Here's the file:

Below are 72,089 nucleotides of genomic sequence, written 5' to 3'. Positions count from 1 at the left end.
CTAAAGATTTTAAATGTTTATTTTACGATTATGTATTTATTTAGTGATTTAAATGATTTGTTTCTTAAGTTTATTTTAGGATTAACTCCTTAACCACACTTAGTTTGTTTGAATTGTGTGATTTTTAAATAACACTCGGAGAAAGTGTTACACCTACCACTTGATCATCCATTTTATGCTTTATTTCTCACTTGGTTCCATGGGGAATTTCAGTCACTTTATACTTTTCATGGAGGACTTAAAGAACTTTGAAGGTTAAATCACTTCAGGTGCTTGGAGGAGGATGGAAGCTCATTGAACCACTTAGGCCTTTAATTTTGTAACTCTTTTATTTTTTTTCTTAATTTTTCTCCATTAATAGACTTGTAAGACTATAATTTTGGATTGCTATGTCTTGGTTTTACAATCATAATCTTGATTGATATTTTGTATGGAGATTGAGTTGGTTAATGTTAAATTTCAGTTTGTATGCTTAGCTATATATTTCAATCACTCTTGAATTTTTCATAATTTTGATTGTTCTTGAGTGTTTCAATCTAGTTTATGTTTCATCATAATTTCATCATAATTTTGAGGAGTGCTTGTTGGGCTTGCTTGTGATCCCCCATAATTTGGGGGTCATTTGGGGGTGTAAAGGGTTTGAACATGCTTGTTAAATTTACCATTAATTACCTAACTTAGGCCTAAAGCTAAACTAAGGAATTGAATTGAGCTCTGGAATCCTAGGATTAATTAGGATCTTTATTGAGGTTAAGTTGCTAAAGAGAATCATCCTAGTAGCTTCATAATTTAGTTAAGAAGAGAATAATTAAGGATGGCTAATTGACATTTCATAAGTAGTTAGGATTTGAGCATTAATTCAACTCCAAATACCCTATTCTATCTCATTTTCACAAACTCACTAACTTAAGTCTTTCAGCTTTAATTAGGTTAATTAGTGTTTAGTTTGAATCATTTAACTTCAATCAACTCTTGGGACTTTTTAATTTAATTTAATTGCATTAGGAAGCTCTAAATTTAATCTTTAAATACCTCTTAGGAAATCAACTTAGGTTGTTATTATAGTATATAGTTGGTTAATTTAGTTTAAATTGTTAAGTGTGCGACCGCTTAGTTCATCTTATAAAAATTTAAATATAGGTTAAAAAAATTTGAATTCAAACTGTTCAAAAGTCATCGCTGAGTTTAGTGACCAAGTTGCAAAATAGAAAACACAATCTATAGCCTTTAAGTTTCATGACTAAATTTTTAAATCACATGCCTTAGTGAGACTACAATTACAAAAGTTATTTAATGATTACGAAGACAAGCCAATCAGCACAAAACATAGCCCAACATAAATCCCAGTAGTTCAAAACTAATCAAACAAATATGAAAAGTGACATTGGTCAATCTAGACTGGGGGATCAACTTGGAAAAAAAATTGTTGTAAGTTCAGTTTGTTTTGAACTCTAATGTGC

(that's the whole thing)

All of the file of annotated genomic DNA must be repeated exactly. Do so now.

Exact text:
Below are 72,089 nucleotides of genomic sequence, written 5' to 3'. Positions count from 1 at the left end.
CTAAAGATTTTAAATGTTTATTTTACGATTATGTATTTATTTAGTGATTTAAATGATTTGTTTCTTAAGTTTATTTTAGGATTAACTCCTTAACCACACTTAGTTTGTTTGAATTGTGTGATTTTTAAATAACACTCGGAGAAAGTGTTACACCTACCACTTGATCATCCATTTTATGCTTTATTTCTCACTTGGTTCCATGGGGAATTTCAGTCACTTTATACTTTTCATGGAGGACTTAAAGAACTTTGAAGGTTAAATCACTTCAGGTGCTTGGAGGAGGATGGAAGCTCATTGAACCACTTAGGCCTTTAATTTTGTAACTCTTTTATTTTTTTTCTTAATTTTTCTCCATTAATAGACTTGTAAGACTATAATTTTGGATTGCTATGTCTTGGTTTTACAATCATAATCTTGATTGATATTTTGTATGGAGATTGAGTTGGTTAATGTTAAATTTCAGTTTGTATGCTTAGCTATATATTTCAATCACTCTTGAATTTTTCATAATTTTGATTGTTCTTGAGTGTTTCAATCTAGTTTATGTTTCATCATAATTTCATCATAATTTTGAGGAGTGCTTGTTGGGCTTGCTTGTGATCCCCCATAATTTGGGGGTCATTTGGGGGTGTAAAGGGTTTGAACATGCTTGTTAAATTTACCATTAATTACCTAACTTAGGCCTAAAGCTAAACTAAGGAATTGAATTGAGCTCTGGAATCCTAGGATTAATTAGGATCTTTATTGAGGTTAAGTTGCTAAAGAGAATCATCCTAGTAGCTTCATAATTTAGTTAAGAAGAGAATAATTAAGGATGGCTAATTGACATTTCATAAGTAGTTAGGATTTGAGCATTAATTCAACTCCAAATACCCTATTCTATCTCATTTTCACAAACTCACTAACTTAAGTCTTTCAGCTTTAATTAGGTTAATTAGTGTTTAGTTTGAATCATTTAACTTCAATCAACTCTTGGGACTTTTTAATTTAATTTAATTGCATTAGGAAGCTCTAAATTTAATCTTTAAATACCTCTTAGGAAATCAACTTAGGTTGTTATTATAGTATATAGTTGGTTAATTTAGTTTAAATTGTTAAGTGTGCGACCGCTTAGTTCATCTTATAAAAATTTAAATATAGGTTAAAAAAATTTGAATTCAAACTGTTCAAAAGTCATCGCTGAGTTTAGTGACCAAGTTGCAAAATAGAAAACACAATCTATAGCCTTTAAGTTTCATGACTAAATTTTTAAATCACATGCCTTAGTGAGACTACAATTACAAAAGTTATTTAATGATTACGAAGACAAGCCAATCAGCACAAAACATAGCCCAACATAAATCCCAGTAGTTCAAAACTAATCAAACAAATATGAAAAGTGACATTGGTCAATCTAGACTGGGGGATCAACTTGGAAAAAAAATTGTTGTAAGTTCAGTTTGTTTTGAACTCTAATGTGC